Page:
I was 15 when I first found the most depressing statistic I’ve ever read: By 2050, there’s a chance 55 percent of the human population will be dead and human civilization will be over. And while that pushed me to consider the climate crisis completely differently, here’s the biggest discovery I made in my frantic Google searches: No matter how hard you try, you can’t make up for corporations. You don’t matter.
Okay, fine, fine, you matter. Yes, you buying a gigantic plane would be wasteful and yes, going green is good. The truth is though, most of the burden doesn’t fall on you, the average or even above-average consumer. It falls on massive energy companies like ExxonMobil and BP because plot twist: 100 companies made up 70 percent of greenhouse gas emissions since 1988, which isn’t that surprising. After all, Rohit down the block isn’t dumping 88,200 gallons of oil into his pool or fracking in his backyard, he’s just living his life with a little too much electricity.
So why isn’t it well known that corporations do a lot of the damage? Because companies have done an incredible job trying to convince consumers that the burden falls on them to fix the world. One great example is the idea of your carbon footprint. I’m in favor of reducing individual impact on the planet whenever possible, but consumers have been misled to think that their actions are what has led to this hellscape of an environmental crisis. Essentially, fossil fuel companies want to guilt-trip consumers into blaming themselves, shifting the focus away from the company.
They don’t want to admit they knew about the climate crisis decades ago and did nothing except burn more oil and kill the planet faster. In fact, ExxonMobil, the fifth-largest producer of emissions, knew about it 40 years ago. It would have been so easy for them to start transitioning to renewable energy or just out of oil. They just dismissed the evidence so they could keep making money, and now we see the consequences.
Few companies are taking ownership of their actions and few have been willing to commit to anything. Shell, a massive oil company, tweeted “What are you willing to change to help reduce emissions?” as if it wasn’t among the biggest producers of emissions. You know, like a hypocrite. But even Shell can’t hide from the facts. This November, Shell asked users on Twitter what they thought the best option is to help reduce emissions, the options being offset emissions, stop flying, buy an electric car or choose renewable energy.
The vast majority of users responded that it would be a lot easier if these companies (like Shell) shifted toward renewable energy. And they’re absolutely right. The truth is that no matter how much you or I minimize our carbon footprint, it doesn’t matter so long as these companies are regurgitating gallons of oil and doing whatever they want. They blame it on the consumer and their carbon footprint but ultimately, the power doesn’t truly lie in the consumers’ hands. It doesn’t matter if you literally live on a tree and sustain yourself via photosynthesis — you cannot change the environment without the support of these companies.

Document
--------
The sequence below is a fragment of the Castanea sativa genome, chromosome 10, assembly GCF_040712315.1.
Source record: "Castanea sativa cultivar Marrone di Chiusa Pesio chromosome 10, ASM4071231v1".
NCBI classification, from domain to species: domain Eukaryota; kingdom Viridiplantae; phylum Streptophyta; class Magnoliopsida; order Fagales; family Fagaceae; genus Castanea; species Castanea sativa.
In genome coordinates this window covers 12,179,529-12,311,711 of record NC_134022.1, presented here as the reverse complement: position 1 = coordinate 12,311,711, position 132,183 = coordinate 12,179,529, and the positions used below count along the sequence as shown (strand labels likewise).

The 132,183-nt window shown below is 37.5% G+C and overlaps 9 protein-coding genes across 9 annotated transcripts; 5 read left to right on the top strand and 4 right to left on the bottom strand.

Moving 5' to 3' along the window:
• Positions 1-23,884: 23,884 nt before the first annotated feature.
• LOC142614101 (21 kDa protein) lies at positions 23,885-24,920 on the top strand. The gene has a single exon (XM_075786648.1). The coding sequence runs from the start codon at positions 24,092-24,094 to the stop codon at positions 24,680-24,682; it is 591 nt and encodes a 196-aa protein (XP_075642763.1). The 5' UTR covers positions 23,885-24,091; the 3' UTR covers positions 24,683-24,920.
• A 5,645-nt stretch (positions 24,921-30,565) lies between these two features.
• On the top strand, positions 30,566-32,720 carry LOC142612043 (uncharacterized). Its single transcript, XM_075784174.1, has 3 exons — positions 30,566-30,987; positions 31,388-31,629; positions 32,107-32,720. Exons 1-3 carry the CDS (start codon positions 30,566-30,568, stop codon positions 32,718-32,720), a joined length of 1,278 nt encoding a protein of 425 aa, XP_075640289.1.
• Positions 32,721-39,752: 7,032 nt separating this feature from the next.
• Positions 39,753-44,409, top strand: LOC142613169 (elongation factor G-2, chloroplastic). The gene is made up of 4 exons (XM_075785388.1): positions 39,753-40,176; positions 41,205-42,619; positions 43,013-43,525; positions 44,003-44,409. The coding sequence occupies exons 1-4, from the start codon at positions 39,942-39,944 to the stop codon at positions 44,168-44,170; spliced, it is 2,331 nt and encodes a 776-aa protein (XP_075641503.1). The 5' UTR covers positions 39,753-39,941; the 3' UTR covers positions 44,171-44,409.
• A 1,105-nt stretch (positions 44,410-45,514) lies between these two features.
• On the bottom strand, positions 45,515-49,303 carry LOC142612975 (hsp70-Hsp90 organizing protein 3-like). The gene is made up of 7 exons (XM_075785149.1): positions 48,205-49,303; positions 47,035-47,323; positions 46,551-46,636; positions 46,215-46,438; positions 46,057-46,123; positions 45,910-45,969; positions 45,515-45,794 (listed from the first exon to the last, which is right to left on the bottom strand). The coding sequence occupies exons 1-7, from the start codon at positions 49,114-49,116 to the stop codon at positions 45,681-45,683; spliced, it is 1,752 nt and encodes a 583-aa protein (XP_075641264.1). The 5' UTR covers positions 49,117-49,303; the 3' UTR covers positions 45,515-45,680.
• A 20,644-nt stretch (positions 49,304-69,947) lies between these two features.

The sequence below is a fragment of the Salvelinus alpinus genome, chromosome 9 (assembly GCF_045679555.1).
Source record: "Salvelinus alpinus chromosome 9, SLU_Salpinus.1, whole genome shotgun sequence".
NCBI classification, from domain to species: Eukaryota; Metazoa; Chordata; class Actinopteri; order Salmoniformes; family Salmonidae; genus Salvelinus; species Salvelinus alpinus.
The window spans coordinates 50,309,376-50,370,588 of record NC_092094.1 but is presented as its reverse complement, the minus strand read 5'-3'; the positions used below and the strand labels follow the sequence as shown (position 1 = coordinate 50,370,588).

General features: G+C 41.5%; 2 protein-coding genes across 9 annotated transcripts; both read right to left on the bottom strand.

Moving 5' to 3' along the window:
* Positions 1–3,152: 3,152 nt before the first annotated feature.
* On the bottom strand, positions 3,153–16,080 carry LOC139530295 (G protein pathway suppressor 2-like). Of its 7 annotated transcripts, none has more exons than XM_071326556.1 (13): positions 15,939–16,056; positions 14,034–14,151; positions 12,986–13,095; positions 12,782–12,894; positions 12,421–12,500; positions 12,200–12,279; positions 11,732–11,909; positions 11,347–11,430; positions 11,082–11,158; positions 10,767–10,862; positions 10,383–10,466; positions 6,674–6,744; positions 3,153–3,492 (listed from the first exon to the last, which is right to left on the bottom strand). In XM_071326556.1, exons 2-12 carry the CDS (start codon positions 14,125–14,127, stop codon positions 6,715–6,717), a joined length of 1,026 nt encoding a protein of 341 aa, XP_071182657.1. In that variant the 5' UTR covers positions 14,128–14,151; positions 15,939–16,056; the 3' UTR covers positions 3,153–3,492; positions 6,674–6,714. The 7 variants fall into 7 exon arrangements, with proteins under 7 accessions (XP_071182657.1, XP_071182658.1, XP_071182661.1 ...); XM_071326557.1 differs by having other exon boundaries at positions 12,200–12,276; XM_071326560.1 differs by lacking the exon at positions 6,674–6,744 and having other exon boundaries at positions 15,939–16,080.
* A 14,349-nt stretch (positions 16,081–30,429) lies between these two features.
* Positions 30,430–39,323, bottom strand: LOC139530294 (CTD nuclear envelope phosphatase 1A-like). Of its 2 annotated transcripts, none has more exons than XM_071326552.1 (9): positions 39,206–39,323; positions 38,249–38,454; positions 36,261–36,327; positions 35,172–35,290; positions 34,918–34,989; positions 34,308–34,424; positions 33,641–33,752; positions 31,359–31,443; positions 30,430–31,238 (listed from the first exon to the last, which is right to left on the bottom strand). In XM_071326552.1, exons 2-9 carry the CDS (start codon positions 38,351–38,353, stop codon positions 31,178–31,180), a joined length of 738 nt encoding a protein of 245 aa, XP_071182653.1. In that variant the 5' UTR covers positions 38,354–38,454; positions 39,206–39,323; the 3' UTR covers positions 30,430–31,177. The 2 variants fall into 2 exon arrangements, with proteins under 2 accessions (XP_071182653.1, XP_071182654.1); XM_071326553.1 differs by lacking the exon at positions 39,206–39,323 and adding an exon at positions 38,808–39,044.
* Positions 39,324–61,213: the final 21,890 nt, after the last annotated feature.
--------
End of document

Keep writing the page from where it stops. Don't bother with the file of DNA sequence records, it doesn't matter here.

“But Kaavya, they’re investing in renewable energy! They’re changing!” you might say. Okay, sure, they’re investing. How much, though? It’s not enough for me to give them any credit for it. It’s a performative action to get us all off their backs. It is nowhere near enough. To meet even the most provisional of measures, energy efficiency spending has to hit $16.7 trillion by 2040 and we’re on track for only $11.7 trillion. Those $5 trillion will make a massive difference and we cannot sit by and watch this happen. Radical change is absolutely necessary and the longer companies avoid it, the more we all suffer for it.
I’m sad to say this isn’t an isolated incident. Climate is just one example of how larger entities trick consumers into believing they’re at fault so they can get away with shady behavior.
When people with power have the capability to manipulate people around them, they often do. And if they can save face by blaming someone else, they will. It’s a pattern. It’s not our job as consumers to know everything that’s happening but we should take it with a grain of salt.
Ideally, I’d say that these people should take responsibility for their actions, but I don’t see that happening anytime soon. Maybe, though, we, as consumers, can do our best to stop it. In recent years, there have been massive movements to confront the ugly truths of corporations. And while individual consumers don’t have an effect, boycotting business and holding companies accountable through grassroots movements can.
We’re getting better at it. I don’t think it’ll be something that happens all at once, maybe bit by bit. Keep hope, though; it might be a Christmas miracle. Happy New Year, Los Altos and I’ll see you in 2021.